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March 2 — The federal government needs to update HIPAA guidance on remote access to patient data, according to the leader of an app industry group.
Guidance from the Department of Health and Human Services covering remote use of patient health data was last updated in December 2006 and the first iPhone didn't become publicly available until June 2007, Morgan Reed, executive director of the ACT, The App Associationtold Bloomberg BNA after a March 2 House Science, Space, and Technology Subcommittee on Research and Technology hearing.
“Without new documentation that speaks to more modern uses, it’s difficult for app makers to understand how to implement HIPAA in an effective way for patients,” Reed said in a March 2 e-mail to Bloomberg BNA.
Rep. Suzanne Bonamici (D-Ore.) agreed about the need for new HIPAA guidance. “It's really time we update a lot of these things,” she said at the hearing.
The subcommittee convened the hearing to examine the development of apps and wearable technologies for monitoring, diagnosing and tracking disease and medical conditions. A number of barriers hinder some mobile health apps from being used more broadly. Those barriers include regulatory systems, data security and privacy, and reimbursement issues.
Even though regulatory and other barriers may hinder health app development, 50 percent of smartphone users are expected to have downloaded mobile health apps and the total mobile health market revenue is expected to reach $26 billion by 2017, the subcommittee said in a March 2 statement.
The subcommittee chairwoman, Barbara Comstock (R-Va.), said the rapid growth of mobile health technology is a reflection of the ingenuity of app designers. This new technology can and should open up a new revolution that makes everyone personally engaged and responsible for their health care, Comstock said.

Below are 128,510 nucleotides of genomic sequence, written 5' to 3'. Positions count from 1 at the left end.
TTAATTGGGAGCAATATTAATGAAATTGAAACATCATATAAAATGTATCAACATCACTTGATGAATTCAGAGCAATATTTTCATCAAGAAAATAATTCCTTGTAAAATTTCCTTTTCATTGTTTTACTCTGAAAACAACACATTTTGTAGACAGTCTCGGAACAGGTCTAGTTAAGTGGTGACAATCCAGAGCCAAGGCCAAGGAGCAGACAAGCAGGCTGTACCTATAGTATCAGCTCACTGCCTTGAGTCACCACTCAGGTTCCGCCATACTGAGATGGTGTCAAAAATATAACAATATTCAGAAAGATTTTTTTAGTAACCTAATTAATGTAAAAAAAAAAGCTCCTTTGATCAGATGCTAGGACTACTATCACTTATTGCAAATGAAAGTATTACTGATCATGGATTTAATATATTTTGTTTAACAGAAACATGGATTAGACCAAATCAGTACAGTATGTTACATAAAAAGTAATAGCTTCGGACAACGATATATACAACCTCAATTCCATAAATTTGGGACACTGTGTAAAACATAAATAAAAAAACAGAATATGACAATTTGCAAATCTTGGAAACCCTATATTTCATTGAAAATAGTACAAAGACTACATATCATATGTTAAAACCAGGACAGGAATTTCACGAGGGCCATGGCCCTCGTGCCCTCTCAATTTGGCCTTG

In addition to calling for updated HIPAA guidance, Reed underscored the need for proper Medicare reimbursement for mobile health services.
Despite the demonstrated value remote patient monitoring technologies hold for “improving the American health system, statutory and regulatory constraints on Medicare reimbursement for health care professionals’ use of telehealth and remote patient monitoring technologies have long been a deterrent to advancement and adoption,” Reed said in written testimony.
Language in the Social Security Act has resulted in significant restrictions on telehealth services by adding odd and untenable requirements, such as originating site and geographic restrictions, Reed said. He added remote patient monitoring is unreasonably restrained by a Center for Medicare & Medicaid Services’ policy decision that bars direct coverage for the service.
“As a result, Medicare coverage for telehealth is startlingly deficient, while reimbursement for remote patient monitoring is non-existent and denies reasonable reimbursement for the monitoring of patient generated health data that should be leveraged to improve care outcomes,” Reed wrote.
The CMS's continued restrictions against paying for certain mobile health and patient monitoring services come as providers “must now shift from fee-for-service to value-based payments, and the resulting incentives favor outcomes more than procedures,” Reed said in his testimony.
“This transition significantly elevates the value of connected health data that comes from remote patient monitoring, chronic condition management, wearable sensors, and apps.”
To contact the reporter on this story: Michael D. Williamson in Washington at email@example.com
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Additional details about the hearing is at https://science.house.gov/legislation/hearings/research-and-technology-subcommittee-hearing-smart-health-empowering-future.
Reed's written testimony is at https://science.house.gov/sites/republicans.science.house.gov/files/documents/HHRG-114-SY15-WState-MReed-20160302.pdf.
The 2006 remote use guidance is at http://www.hhs.gov/sites/default/files/ocr/privacy/hipaa/administrative/securityrule/remoteuse.pdf.
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